Five Republican senators want the U.S. television rating system to warn parents of “sexual orientation and gender identity content” in children’s programming.
Their letter to the TV Parental Guidance Oversight Committee leans toward a debate around how and when to teach these topics to America’s youth.
“Sex-related topics have been actively politicized and promoted in children’s programming in recent years, including irreversible and harmful experimental treatments for mental disorders such as gender dysphoria. To this end, we strongly urge you to update your TV parental guidelines, And make sure they’re up-to-date with best practices to help inform parents about this disturbing content,” wrote Mike Braun of Indiana, Roger Marshall of Kansas, Mike Lee of Utah, North Kevin Cramer of Dakota and Steve Daines of Montana.
Created in 1996 to help parents understand age-appropriate programming, the guide uses icons such as TV-G, TV-PG and TV-MA in the corner of the screen.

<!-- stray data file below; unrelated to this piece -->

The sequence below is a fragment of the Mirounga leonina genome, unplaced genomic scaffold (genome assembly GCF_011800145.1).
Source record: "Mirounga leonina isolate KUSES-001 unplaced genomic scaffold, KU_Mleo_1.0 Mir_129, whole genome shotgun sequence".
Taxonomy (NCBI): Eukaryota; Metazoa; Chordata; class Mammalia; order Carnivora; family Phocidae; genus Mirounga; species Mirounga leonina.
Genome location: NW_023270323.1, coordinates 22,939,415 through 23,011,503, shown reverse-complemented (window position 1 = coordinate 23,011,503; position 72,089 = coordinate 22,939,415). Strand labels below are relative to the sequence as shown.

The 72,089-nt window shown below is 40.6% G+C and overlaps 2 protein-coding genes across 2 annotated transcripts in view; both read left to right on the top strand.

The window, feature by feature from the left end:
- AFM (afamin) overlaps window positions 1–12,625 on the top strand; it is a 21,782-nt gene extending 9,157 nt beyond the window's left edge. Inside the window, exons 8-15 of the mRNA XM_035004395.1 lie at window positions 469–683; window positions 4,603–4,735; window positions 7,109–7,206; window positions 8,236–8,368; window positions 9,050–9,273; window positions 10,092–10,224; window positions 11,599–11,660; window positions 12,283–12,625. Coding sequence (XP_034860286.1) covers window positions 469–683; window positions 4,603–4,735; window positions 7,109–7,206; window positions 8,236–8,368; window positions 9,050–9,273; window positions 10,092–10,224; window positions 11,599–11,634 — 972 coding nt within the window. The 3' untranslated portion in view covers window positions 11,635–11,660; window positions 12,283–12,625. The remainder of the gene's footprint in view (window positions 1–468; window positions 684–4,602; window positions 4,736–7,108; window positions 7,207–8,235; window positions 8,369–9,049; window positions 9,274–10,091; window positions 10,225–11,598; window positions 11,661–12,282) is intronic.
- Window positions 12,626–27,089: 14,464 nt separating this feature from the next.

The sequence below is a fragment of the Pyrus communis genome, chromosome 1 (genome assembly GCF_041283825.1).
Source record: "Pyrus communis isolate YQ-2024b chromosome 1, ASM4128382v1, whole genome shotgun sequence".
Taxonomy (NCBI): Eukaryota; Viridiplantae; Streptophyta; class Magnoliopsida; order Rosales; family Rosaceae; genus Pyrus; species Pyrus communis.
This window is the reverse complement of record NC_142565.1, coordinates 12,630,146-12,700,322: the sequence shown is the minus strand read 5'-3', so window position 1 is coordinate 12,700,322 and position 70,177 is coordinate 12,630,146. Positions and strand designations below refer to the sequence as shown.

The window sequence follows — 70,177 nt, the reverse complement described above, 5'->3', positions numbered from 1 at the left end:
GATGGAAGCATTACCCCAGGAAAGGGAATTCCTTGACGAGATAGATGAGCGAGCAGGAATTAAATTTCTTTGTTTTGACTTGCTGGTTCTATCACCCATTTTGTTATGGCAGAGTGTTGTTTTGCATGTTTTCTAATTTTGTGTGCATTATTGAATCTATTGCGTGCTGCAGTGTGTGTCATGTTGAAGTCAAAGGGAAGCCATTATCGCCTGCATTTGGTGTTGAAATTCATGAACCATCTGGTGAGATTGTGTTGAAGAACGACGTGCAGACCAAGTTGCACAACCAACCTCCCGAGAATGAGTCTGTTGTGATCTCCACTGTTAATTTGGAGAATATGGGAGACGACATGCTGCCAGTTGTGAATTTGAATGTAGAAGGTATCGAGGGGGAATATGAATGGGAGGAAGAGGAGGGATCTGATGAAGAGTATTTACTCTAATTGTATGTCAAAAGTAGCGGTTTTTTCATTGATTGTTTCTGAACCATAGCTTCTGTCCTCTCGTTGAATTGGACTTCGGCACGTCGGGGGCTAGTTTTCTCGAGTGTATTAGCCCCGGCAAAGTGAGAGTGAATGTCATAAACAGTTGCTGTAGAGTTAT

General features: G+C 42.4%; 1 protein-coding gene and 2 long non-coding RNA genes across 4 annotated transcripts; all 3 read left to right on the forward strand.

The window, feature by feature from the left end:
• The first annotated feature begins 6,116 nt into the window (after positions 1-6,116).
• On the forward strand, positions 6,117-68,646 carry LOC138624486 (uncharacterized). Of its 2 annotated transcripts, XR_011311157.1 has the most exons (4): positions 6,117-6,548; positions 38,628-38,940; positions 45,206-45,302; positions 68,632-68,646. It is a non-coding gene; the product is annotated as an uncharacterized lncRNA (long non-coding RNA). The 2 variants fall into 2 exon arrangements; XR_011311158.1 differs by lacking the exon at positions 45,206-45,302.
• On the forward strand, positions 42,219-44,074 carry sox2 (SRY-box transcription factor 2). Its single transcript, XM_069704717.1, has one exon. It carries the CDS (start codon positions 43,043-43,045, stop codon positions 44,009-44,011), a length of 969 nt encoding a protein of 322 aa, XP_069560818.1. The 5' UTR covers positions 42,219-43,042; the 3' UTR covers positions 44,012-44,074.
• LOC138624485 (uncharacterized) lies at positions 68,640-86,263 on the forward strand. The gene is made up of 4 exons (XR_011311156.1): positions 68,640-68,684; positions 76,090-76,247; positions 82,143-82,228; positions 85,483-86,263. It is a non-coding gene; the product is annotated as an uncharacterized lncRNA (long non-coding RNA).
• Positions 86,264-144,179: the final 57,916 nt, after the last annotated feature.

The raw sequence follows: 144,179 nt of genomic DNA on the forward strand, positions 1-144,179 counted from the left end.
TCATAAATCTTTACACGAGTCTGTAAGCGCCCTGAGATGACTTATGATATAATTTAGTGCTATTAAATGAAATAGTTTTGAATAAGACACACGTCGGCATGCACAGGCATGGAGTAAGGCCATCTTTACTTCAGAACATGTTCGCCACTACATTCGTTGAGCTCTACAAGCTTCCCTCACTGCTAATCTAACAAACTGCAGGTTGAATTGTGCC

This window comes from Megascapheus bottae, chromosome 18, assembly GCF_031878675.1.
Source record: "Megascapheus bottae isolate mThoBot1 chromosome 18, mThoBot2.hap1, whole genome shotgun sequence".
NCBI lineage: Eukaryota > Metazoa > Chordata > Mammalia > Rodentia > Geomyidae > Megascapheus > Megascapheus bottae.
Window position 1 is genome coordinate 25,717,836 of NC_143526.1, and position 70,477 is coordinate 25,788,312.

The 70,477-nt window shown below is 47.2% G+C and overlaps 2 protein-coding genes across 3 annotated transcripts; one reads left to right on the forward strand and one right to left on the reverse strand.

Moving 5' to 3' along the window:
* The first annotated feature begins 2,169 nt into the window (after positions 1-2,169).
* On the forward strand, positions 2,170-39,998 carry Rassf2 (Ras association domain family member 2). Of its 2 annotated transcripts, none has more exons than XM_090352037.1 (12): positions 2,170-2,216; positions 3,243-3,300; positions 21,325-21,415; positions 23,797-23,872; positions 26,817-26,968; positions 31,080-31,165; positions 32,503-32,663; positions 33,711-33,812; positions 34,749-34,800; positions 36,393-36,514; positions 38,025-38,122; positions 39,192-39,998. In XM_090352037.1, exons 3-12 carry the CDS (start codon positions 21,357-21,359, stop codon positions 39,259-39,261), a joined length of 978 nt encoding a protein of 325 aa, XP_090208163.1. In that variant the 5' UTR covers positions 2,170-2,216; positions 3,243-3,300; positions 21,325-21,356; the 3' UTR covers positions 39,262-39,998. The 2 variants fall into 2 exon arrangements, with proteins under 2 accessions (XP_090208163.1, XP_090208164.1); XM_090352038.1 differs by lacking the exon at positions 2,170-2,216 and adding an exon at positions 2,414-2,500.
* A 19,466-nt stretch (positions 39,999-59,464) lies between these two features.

“Sexual content not only negatively affects and exploits young audiences, it also harms child actors. Time and again, child actors from major children’s TV channels, including Disney, have exposed the trauma of being sexualized at an early age, ‘ the senators wrote.
Their efforts to boost ratings have coincided with a broader debate over gender identity and sexual orientation guidelines.
Florida recently passed a law prohibiting the teaching of sexual orientation or gender identity in kindergarten through third grade, prompting critics to call it a “don’t say gay” bill.
Supporters of the measure say it empowers parents, with some suggesting some liberals want to “raise” children to a certain gender identity.
“The incentives of overly sexualized entertainment producers to push this content to younger audiences are dubious at best and predatory at worst,” the Republican senator said in the letter.
The Television Parental Guidance Oversight Committee told NBC News it had received the letter but declined to comment to the outlet.